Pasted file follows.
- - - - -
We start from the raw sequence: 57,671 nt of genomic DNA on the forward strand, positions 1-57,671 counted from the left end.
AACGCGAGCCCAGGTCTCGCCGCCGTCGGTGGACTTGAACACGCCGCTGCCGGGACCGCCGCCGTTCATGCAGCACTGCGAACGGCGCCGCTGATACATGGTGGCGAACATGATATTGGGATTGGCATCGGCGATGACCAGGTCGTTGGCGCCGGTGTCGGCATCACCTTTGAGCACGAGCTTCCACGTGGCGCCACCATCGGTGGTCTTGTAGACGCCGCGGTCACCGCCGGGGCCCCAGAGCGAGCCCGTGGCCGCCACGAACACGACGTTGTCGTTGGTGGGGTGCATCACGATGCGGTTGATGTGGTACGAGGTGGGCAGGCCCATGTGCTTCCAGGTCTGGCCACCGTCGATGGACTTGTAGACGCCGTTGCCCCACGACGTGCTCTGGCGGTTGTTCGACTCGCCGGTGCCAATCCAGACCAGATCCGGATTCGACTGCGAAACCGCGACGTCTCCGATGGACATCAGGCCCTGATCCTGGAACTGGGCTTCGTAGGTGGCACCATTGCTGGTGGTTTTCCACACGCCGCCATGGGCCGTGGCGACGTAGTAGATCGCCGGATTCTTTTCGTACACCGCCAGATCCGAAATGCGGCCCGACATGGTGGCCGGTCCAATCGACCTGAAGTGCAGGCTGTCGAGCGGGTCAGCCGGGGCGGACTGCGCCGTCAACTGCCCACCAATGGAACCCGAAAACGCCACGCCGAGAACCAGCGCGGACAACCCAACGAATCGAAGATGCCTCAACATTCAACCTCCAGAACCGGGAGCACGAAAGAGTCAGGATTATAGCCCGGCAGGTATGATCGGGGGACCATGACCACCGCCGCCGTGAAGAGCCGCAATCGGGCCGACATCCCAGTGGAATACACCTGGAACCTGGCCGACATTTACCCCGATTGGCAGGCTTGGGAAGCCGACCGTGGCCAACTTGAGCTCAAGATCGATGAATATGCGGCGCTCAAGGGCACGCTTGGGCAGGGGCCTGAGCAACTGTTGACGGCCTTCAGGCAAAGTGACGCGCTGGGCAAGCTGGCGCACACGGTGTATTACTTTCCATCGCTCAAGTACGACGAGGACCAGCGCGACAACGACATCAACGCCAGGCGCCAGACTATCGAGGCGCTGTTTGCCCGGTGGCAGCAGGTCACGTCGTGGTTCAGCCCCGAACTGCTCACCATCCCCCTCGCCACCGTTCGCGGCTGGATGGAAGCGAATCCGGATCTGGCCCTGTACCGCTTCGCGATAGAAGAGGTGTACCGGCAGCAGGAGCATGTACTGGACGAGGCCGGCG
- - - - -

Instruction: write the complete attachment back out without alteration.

We start from the raw sequence: 57,671 nt of genomic DNA on the forward strand, positions 1-57,671 counted from the left end.
AACGCGAGCCCAGGTCTCGCCGCCGTCGGTGGACTTGAACACGCCGCTGCCGGGACCGCCGCCGTTCATGCAGCACTGCGAACGGCGCCGCTGATACATGGTGGCGAACATGATATTGGGATTGGCATCGGCGATGACCAGGTCGTTGGCGCCGGTGTCGGCATCACCTTTGAGCACGAGCTTCCACGTGGCGCCACCATCGGTGGTCTTGTAGACGCCGCGGTCACCGCCGGGGCCCCAGAGCGAGCCCGTGGCCGCCACGAACACGACGTTGTCGTTGGTGGGGTGCATCACGATGCGGTTGATGTGGTACGAGGTGGGCAGGCCCATGTGCTTCCAGGTCTGGCCACCGTCGATGGACTTGTAGACGCCGTTGCCCCACGACGTGCTCTGGCGGTTGTTCGACTCGCCGGTGCCAATCCAGACCAGATCCGGATTCGACTGCGAAACCGCGACGTCTCCGATGGACATCAGGCCCTGATCCTGGAACTGGGCTTCGTAGGTGGCACCATTGCTGGTGGTTTTCCACACGCCGCCATGGGCCGTGGCGACGTAGTAGATCGCCGGATTCTTTTCGTACACCGCCAGATCCGAAATGCGGCCCGACATGGTGGCCGGTCCAATCGACCTGAAGTGCAGGCTGTCGAGCGGGTCAGCCGGGGCGGACTGCGCCGTCAACTGCCCACCAATGGAACCCGAAAACGCCACGCCGAGAACCAGCGCGGACAACCCAACGAATCGAAGATGCCTCAACATTCAACCTCCAGAACCGGGAGCACGAAAGAGTCAGGATTATAGCCCGGCAGGTATGATCGGGGGACCATGACCACCGCCGCCGTGAAGAGCCGCAATCGGGCCGACATCCCAGTGGAATACACCTGGAACCTGGCCGACATTTACCCCGATTGGCAGGCTTGGGAAGCCGACCGTGGCCAACTTGAGCTCAAGATCGATGAATATGCGGCGCTCAAGGGCACGCTTGGGCAGGGGCCTGAGCAACTGTTGACGGCCTTCAGGCAAAGTGACGCGCTGGGCAAGCTGGCGCACACGGTGTATTACTTTCCATCGCTCAAGTACGACGAGGACCAGCGCGACAACGACATCAACGCCAGGCGCCAGACTATCGAGGCGCTGTTTGCCCGGTGGCAGCAGGTCACGTCGTGGTTCAGCCCCGAACTGCTCACCATCCCCCTCGCCACCGTTCGCGGCTGGATGGAAGCGAATCCGGATCTGGCCCTGTACCGCTTCGCGATAGAAGAGGTGTACCGGCAGCAGGAGCATGTACTGGACGAGGCCGGCG